The other stuff is mostly inconsequential, except End. I’ve been guilty of using End only a few times in demo programs; I wouldn’t sweat the loss. But if I’m using it at all, I’ll bet there are others that come from early Basic versions that use it a lot more.

  10. Jesper

    I abosolutely love what you are doing with VB.

    Type inference is fatastic – and I can’t wait to get REPL back.

    I am fine with all the Ds you suggest – except REM.

    Please don’t remove REM.

    I have been using MS BASIC languages since the mid 1980’s (on TI-99/4A, Commodore 64, Amiga 500 etc.).

    And it just won’t be BASIC no more without REM (and GOTO).

    Don’t forget that is was those early BASIC versions that made Microsoft.

    So please leave just this one tiny thing to remind us where this great programming language comes from.

    Besides – REM just looks better!


  11. Jem

    I’m ok with most of your suggestions, but I would think twice about the "End" statement.

    I actually use it fairly often in the application initializing sequence.

    Say you have a Windows Forms application that has to check for dependencies or settings at startup (valid licence or SQL instance existence comes to mind) and exit on failure.

    If you’re doing it in your main form load event, then you’d call Application.Exit, but wait, the rest of the sub still executes, so I guess an Exit Sub is required. Will it prevent the form from appearing, even briefly ? Seems like not, but Me.Close() is out of question since we are in the middle of the Load event.

    I’m not even raising the issue of error catching or finally statements that might pop up while all you want is closing this damn app.

    So, better just "End" it already.

  12. Steve

    I agree – don’t remove REM!

    I did know about the MID-assignment, and I’m sure I’ve used it before. What makes you think it’s not used anymore?

    It seems a useful statement (even if Mid is a function and not a keyword!), why would you want to remove it? Because it would help the language to have Mid only used as a function?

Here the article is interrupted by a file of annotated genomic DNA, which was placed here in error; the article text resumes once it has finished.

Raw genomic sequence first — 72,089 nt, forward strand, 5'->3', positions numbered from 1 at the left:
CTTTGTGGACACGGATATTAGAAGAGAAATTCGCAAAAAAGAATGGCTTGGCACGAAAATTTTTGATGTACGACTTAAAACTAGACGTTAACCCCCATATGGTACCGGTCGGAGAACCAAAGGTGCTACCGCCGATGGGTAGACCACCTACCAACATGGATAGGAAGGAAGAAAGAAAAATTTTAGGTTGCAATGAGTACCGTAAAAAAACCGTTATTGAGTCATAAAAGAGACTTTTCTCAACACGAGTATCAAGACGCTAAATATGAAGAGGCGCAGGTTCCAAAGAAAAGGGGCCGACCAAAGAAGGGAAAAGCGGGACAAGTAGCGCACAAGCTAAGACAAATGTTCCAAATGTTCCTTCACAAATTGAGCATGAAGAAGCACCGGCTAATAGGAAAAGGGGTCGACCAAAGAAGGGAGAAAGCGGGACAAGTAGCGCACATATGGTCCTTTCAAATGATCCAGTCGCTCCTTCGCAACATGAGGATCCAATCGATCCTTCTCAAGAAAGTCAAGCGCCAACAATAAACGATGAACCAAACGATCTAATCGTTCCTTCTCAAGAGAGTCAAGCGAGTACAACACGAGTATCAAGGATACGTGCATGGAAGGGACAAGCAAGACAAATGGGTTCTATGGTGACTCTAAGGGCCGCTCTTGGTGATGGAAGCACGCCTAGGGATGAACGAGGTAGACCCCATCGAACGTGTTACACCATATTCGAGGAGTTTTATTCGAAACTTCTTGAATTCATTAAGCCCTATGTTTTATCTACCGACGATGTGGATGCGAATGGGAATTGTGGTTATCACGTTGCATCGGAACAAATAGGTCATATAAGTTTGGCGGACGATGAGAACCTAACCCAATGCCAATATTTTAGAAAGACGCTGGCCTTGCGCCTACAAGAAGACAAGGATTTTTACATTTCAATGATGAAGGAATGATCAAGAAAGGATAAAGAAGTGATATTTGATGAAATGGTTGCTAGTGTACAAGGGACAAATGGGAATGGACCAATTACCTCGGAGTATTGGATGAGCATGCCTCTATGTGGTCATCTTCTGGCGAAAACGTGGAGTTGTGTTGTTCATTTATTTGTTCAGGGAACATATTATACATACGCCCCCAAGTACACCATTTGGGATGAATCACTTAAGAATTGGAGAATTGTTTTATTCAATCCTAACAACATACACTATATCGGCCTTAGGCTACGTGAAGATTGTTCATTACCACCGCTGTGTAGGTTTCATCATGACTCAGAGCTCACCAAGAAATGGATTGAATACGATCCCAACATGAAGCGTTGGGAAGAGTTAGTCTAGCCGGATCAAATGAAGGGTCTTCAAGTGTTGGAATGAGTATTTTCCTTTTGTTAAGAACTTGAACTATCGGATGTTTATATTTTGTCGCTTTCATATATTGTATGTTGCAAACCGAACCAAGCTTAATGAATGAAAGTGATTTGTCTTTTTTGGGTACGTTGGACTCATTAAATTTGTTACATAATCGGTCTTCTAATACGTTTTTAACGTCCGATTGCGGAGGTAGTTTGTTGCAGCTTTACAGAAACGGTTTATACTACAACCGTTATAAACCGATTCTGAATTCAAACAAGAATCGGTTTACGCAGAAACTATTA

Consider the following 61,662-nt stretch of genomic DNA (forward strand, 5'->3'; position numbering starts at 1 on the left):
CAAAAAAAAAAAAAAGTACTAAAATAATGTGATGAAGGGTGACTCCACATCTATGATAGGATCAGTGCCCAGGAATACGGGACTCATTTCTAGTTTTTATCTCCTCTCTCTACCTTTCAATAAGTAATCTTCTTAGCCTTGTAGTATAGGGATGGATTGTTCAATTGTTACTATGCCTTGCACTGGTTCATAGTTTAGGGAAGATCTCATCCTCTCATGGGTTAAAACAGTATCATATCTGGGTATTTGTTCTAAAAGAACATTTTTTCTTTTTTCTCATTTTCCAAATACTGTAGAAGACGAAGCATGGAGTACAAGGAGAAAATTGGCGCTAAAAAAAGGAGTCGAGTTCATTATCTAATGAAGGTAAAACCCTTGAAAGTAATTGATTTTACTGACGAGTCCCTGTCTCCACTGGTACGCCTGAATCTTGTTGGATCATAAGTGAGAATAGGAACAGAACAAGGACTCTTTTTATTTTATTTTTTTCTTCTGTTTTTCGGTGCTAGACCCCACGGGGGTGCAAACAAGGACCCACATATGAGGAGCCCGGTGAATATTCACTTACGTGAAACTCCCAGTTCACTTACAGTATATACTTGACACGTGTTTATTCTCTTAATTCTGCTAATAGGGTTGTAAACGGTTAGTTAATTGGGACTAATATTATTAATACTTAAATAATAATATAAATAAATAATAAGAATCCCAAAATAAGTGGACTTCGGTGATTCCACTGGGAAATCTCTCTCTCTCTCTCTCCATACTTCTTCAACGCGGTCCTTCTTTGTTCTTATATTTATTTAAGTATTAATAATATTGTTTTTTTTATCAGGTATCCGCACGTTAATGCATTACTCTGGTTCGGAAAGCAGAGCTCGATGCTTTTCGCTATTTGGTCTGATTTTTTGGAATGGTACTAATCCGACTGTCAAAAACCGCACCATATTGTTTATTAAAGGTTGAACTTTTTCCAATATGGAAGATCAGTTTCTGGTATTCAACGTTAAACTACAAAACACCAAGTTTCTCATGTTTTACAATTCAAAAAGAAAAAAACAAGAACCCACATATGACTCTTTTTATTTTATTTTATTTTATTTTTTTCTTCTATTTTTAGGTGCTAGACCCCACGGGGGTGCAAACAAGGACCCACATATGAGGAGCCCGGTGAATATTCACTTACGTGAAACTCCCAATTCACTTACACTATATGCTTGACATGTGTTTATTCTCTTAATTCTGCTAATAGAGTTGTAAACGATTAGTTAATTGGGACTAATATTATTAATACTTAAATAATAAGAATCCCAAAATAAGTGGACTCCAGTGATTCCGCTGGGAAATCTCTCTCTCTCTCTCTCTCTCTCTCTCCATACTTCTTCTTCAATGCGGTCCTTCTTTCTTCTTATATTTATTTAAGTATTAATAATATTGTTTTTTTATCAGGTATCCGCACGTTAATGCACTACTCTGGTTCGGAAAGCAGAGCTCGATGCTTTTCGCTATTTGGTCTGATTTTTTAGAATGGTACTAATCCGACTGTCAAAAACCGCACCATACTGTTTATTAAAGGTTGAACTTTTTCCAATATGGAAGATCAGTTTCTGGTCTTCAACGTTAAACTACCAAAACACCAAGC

13. Kranser

    So the reason for removing the MID-assignment statement is not related to MID-assignment not being useful, or that MID-assignment can be easily done via other methods, but rather just because MID is not a Keyword?!

  14. Jimmy Kreier

    I have to agree with Jem. I use End often during the startup progress of an application. It’s IMO quicker than going through the whole My.Application framework.

    On the other hand a nice solution for dealing with string-constants stretching over multiple lines would be brilliant. Using the low line character ( _ ) over lines and lines for hardcoded string-constants is sometimes a real pain. (And yes i’m aware of using Resources).

    But i think it probably won’t add up to readability of source code itself… Maybe you guys know a better solution.

    Cheers for the nice blog anyways!


  15. Donny

    Please, do net removy type chracters. I personally use only %, $ as use of Short, LOng Double, Single is not very common for me. And you have recently added ? pseudo-type character. Type characters can make code shorter for common types.

    My candidate of teprecation is Call. It looks so old-school, somethink like REM.

    On the other hand I don’t see any reason for removing of anything from VB (with exception of _). As long as it does not blocks somethong kew to come the feaure should be kept.

    You can make IDE not to add (value as …) for setter of property (it is optional).